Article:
What is ED&D?

Scientific Officer working in lab

The Early Diagnosis and Detection (ED&D) Centre at The Royal Marsden and the Institute of Cancer Research (ICR) relates to discovery and translation of novel early cancer diagnosis, detection and prevention. 

ED&D proposes a two-step diagnostic strategy to detect cancer at its earliest, most curable stage. This approach consists of using screening technologies as a first step, identifying individuals who are likely to have higher risk of cancer or more aggressive cancer (using biomarker tests in blood, urine, saliva, etc.), followed by cutting-edge diagnostics such as imaging or liquid biopsy technologies to diagnose cancers. We are one of the leading centres to combine this with use of Artificial Intelligence (AI) for earlier diagnosis, detection, and prevention.

To support our integrated research strategy, our key focus areas are :

  • Risk Stratification / Targeted Early Diagnosis
  • Molecular Detection / Liquid Biopsy Technologies
  • Convergence Science e.g. Point of care tests
  • Artificial Intelligence & Computational approaches
  • Population Studies: Epidemiology & Behavioural factors
  • Delivering patient facing early diagnosis studies locally and nationally
  • Driving new innovative models of early diagnosis care, based on our research, through NHS England

How are we different from other early diagnosis and detection centres?

Early Diagnosis and Detection centre will focus on risk stratified early diagnosis. Our expertise will be utilisied to achieve this through cancer genetics as well as our patient community presenting with variety of different conditions. This can help us to develop cutting edge liquid biopsy biomarkers and AI early detection tools.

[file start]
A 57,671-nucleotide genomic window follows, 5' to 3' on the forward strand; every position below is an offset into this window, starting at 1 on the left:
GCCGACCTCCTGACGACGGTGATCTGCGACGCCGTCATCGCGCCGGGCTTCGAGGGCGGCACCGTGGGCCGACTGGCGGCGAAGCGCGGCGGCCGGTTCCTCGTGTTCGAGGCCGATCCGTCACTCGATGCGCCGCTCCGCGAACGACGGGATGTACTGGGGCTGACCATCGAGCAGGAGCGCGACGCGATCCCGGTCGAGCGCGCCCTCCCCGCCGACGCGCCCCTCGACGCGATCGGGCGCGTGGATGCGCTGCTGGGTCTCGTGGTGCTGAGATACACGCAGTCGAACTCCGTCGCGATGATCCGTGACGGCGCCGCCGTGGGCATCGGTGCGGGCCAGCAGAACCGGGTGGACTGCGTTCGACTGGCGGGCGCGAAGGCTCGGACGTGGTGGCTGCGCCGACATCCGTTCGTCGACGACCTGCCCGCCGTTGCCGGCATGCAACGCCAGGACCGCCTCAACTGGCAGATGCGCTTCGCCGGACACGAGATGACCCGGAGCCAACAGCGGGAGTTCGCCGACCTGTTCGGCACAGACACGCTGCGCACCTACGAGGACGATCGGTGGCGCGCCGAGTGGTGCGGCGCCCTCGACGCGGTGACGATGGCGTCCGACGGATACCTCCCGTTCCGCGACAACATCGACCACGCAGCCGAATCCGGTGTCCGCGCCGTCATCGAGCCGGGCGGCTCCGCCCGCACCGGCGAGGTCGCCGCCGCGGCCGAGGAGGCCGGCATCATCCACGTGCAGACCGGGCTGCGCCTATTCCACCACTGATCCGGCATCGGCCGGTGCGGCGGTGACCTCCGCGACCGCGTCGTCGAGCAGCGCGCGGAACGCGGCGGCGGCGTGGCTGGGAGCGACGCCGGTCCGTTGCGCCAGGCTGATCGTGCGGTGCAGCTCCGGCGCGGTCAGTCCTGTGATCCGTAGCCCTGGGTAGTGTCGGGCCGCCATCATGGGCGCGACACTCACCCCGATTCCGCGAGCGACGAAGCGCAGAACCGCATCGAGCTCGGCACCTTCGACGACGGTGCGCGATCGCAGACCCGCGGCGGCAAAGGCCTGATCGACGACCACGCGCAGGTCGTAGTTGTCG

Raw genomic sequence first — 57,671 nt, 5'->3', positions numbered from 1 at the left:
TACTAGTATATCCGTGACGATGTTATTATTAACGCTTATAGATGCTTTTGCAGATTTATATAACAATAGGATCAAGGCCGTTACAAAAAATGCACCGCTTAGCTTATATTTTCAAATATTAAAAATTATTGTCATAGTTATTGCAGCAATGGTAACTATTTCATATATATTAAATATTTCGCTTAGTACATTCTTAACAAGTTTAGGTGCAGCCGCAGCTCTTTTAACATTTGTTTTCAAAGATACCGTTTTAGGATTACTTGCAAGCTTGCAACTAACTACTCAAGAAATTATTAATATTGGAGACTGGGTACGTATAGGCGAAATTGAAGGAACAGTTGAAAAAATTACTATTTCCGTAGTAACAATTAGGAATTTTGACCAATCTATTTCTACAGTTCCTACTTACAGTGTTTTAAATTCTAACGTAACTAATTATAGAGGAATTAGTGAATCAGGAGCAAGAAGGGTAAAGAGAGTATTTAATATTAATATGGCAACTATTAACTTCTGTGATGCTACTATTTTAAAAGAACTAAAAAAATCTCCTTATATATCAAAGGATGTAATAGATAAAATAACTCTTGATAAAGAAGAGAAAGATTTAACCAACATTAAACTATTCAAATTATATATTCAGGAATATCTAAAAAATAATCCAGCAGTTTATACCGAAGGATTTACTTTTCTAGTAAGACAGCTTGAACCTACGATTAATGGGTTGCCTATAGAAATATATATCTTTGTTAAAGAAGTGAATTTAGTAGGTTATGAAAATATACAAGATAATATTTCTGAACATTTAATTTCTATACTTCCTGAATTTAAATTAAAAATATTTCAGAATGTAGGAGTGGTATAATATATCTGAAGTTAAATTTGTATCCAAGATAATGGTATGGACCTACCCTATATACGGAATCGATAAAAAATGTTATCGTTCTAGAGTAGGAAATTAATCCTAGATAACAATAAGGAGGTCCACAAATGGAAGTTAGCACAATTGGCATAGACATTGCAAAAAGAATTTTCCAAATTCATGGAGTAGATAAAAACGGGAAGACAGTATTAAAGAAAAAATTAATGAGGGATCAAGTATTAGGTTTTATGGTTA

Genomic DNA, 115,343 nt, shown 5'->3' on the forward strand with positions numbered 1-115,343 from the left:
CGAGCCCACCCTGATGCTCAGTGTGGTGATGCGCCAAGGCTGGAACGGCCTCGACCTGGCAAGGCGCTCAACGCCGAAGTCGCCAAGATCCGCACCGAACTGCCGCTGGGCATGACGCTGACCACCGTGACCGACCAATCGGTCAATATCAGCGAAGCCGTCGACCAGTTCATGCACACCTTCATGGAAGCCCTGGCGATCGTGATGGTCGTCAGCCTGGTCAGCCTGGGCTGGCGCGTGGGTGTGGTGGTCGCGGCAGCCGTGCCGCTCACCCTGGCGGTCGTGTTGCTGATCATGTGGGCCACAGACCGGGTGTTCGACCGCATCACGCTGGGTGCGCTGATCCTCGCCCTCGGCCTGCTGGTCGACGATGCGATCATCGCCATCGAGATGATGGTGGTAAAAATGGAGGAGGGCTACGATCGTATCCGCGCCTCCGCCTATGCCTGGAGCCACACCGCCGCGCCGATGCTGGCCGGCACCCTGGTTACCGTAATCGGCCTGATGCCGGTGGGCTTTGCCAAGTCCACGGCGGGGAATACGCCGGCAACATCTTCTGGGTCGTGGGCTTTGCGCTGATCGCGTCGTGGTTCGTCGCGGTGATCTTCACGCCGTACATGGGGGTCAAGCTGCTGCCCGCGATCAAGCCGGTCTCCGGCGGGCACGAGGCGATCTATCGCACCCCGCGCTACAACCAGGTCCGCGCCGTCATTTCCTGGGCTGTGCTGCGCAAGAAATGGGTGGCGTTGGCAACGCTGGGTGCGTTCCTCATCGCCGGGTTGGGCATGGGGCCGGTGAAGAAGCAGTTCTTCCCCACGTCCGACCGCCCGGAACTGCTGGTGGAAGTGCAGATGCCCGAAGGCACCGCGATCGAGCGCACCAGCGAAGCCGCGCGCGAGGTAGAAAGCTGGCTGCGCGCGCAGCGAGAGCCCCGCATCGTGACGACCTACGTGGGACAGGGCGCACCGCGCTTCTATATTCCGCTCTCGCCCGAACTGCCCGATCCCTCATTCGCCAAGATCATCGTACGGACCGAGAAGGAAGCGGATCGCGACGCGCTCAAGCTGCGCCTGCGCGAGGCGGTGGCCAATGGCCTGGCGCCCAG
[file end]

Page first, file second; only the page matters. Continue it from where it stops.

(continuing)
Our facilities are likely to expand further with the new Oak Cancer Centre based at The Royal Marsden, as we continue to harness future partnerships with key stakeholders.

Read more about the importance of early diagnosis in cancer.

Early Diagnosis and Detection Centre research overview diagram

 

Please note this diagram should not be used or replicated without permission.

Artificial Intelligence (AI) in early diagnosis of cancer

AI uses computer systems to perform complex decision-making processes normally carried out by humans. This can be used to learn important features in imaging (‘machine learning’) or reading of medical text (‘natural language processing’). AI allows us to develop new tools that navigate large scale ‘big data’ and support or perhaps improve upon ‘decision-making’ required for early cancer diagnosis. It does this by finding patterns in clinical scans and records that identify patients who might be at increased risk of cancer, or by automating triaging of test results to alert clinicians sooner. AI can also be applied to identify pre-cancer states, cancer sub-types and predict clinical behaviour including risk of relapse.

Sometimes, scan findings are labelled as ‘indeterminate’ and require repeating to watch for change or concerning behaviour that might indicate cancer or other disease. This can be stressful and worrisome for patients during a period of ‘watchful waiting’, however, AI may enable earlier diagnosis and reduce such anxieties for patients. It may also help reduce the number of scans and appointments needed, freeing up valuable healthcare resources which can then be re-diverted to support other clinical needs, or explore newer avenues of research.

We hope that patients will help us to develop the best approach to clinical research that use trustworthy AI tools. Through patient-clinician solidarity, we hope to find the most ethical and valuable approaches whereby AI can lead to ‘learning’ healthcare systems. If earlier diagnosis of cancer is one of our core strengths in this area. We hope our pioneering studies will provide a springboard to share such research on a wider scale, to benefit all patients, including those who aren’t able to access hospital care at the Royal Marsden directly.

AI in healthcare is a rapidly expanding forum for innovation and we welcome interested investors and collaborators who wish to join us in this exciting dynamic new research frontier.